And here are this week’s Green numbers – shorter than usual presumably ‘cos last week was Thanksgiving in the US:
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We had a briefing from a company called Opower the other day. We take lots of briefings but this one struck a different chord straight away when Ogi Kavazovic, Opower’s Sr. Director of Marketing and Strategy who was giving the briefing, said Opower is “one of the few new companies in the energy efficiency space, as distinct from the smart grid space”. A company claiming not to be in the smart grid space? How refreshing!
Opower set out, when set up three years ago to unlock the information in people’s electricity meters and came up with its first product, the Home Energy Report. This is a printed report sent to home-owners to motivate them to change their behaviour so that they reduce their energy consumption. The report is personalised, benchmarked against peers and contains targeted tips on how to reduce their consumption.
The Home Energy Report initially was rolled out to 35,000 homes but is now being delivered to over a million homes across the US (and later this year it is expected to go to up to 5 million homes). And the Home Energy Report is currently delivering savings of 2-3% per annum, year on year.
One of the interesting things about Opower is that they have been able to deliver on the notion of behaviour based energy efficiency.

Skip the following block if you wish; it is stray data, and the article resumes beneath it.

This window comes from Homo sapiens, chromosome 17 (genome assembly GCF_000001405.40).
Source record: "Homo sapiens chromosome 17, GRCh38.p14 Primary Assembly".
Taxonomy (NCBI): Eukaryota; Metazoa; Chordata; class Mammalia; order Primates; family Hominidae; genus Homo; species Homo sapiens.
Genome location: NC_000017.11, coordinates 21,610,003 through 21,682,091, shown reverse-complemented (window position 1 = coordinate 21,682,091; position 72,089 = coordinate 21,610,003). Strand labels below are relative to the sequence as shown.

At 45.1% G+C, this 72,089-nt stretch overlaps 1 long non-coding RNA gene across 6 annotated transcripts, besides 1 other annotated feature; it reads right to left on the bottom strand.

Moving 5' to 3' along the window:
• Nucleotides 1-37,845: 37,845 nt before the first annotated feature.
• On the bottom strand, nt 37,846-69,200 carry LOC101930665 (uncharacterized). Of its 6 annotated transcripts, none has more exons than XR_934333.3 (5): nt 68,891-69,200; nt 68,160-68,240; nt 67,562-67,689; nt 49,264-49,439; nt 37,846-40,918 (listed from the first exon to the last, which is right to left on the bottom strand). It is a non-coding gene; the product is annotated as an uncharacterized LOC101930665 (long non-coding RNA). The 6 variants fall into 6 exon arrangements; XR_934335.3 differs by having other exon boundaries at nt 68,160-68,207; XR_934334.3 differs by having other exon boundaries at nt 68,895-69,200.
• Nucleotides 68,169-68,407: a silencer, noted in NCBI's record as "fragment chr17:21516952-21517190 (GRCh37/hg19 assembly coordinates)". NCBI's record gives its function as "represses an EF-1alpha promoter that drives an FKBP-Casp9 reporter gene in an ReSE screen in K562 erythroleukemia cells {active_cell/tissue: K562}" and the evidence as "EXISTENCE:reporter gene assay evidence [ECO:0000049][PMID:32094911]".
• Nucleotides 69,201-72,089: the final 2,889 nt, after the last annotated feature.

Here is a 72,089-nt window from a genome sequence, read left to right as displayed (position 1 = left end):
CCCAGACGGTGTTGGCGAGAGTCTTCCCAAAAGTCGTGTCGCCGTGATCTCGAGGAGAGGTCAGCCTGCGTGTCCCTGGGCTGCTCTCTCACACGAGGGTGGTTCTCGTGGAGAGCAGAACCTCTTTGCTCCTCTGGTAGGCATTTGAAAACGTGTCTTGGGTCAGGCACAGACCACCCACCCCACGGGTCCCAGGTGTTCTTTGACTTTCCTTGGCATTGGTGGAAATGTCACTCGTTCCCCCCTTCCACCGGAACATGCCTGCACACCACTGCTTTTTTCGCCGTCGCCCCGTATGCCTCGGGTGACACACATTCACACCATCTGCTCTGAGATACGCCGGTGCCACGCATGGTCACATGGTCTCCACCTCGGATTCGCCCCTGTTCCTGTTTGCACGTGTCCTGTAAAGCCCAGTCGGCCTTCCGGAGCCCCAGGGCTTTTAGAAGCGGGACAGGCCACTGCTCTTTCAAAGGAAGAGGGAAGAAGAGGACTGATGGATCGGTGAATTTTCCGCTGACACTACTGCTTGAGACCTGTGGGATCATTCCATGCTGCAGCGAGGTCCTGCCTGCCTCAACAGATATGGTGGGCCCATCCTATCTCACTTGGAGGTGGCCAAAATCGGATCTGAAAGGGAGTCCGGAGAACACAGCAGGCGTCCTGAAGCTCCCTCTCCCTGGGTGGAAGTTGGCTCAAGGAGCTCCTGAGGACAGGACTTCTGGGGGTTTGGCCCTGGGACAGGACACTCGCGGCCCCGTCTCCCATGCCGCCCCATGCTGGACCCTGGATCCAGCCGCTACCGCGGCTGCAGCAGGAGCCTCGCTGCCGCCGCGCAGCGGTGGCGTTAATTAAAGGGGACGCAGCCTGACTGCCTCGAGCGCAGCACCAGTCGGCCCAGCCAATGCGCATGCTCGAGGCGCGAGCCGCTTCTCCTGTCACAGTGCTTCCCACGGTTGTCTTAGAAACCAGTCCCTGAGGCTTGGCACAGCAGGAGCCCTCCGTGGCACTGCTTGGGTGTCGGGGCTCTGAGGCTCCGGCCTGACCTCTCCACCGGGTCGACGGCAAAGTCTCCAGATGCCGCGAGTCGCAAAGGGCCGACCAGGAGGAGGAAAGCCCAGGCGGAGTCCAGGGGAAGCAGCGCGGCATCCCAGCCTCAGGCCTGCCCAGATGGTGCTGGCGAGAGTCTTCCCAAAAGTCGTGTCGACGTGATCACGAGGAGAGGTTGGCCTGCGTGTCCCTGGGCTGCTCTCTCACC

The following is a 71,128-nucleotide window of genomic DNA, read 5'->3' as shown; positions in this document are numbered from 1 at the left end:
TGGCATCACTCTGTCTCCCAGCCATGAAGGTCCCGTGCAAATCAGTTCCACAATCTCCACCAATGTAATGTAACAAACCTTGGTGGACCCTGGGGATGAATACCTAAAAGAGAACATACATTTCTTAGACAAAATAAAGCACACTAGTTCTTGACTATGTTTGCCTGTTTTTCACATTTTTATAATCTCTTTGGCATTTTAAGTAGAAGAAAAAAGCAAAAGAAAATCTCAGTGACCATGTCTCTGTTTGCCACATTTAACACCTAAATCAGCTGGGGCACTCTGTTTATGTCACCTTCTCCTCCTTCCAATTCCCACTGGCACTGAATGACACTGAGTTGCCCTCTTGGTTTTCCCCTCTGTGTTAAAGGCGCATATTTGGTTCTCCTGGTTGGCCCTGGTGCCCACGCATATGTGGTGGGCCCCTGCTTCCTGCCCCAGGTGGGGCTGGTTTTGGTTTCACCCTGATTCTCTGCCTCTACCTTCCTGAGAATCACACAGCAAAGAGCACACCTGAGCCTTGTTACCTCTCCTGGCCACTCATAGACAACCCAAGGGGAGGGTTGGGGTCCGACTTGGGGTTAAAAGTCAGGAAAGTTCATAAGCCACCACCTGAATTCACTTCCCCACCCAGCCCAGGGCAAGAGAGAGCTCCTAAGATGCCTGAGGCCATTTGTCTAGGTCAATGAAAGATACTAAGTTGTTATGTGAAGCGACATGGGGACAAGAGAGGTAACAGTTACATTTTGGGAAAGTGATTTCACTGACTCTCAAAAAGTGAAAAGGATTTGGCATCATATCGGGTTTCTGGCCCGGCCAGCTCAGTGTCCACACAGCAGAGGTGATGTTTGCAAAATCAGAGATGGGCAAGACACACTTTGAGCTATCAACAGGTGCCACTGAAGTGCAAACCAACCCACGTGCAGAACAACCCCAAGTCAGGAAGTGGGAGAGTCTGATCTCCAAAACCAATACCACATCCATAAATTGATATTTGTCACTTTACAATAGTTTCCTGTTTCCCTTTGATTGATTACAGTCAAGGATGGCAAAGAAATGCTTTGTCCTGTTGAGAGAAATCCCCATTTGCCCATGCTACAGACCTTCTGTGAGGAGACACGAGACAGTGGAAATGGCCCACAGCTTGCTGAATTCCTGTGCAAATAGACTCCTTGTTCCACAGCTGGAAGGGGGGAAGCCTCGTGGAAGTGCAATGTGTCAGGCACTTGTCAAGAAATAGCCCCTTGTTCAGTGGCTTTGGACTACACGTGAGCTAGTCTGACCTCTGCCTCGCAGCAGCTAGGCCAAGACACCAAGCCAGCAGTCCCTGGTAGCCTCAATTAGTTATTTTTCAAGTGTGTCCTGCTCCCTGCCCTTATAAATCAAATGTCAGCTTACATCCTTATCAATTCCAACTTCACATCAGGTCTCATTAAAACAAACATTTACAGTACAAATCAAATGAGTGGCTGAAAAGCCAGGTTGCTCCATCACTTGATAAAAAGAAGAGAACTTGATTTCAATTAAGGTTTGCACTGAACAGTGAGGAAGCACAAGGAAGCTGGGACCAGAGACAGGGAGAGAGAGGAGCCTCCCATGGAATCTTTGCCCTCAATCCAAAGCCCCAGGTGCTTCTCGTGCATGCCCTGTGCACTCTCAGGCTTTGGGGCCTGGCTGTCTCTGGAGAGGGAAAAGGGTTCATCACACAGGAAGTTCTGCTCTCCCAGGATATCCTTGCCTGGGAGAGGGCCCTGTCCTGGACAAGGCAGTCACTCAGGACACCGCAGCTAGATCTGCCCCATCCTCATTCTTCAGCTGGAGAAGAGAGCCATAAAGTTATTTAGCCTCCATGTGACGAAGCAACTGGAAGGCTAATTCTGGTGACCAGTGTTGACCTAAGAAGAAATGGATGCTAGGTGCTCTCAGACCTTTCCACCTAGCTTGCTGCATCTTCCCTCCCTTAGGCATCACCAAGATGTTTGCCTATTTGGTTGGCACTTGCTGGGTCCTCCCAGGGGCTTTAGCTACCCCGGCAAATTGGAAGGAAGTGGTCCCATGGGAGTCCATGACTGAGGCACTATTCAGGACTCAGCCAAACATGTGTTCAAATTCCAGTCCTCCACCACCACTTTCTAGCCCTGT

Ogi made the point that people are just not interested in checking their energy information online (apart from a very few energy geeks). This leads us to an interesting point – in today’s Smart Grid ecosystem, the two primary mechanisms companies are hoping to rely on for customer engagement are the website and in-home devices. However, Ogi contends that this is flawed because people are not interested enough seek out this information.
One of Opower’s learnings from two years of doing this is that you have to push information to home owners which is why Opower went with the paper-based mail channel for delivery. This was completely counter-intuitive to me. I love digital information and shun paper-based communications. If I receive it in paper, I can’t click on it, I can’t drill down for more information but seemingly, I am in a minority!
Opower have done surveys on the recipients of their reports and found that close to 70% of the recipients have talked to their families about the reports i.e. not only have they read them and acted on them (the 2-3% reduction) but they have discussed them with their families!
Hence Ogi’s assertion that “the face of the Smart Grid will be paper” – it seems high tech meter’s primary communication interface with home-owners will be with the low tech medium that is paper, at least for the time being!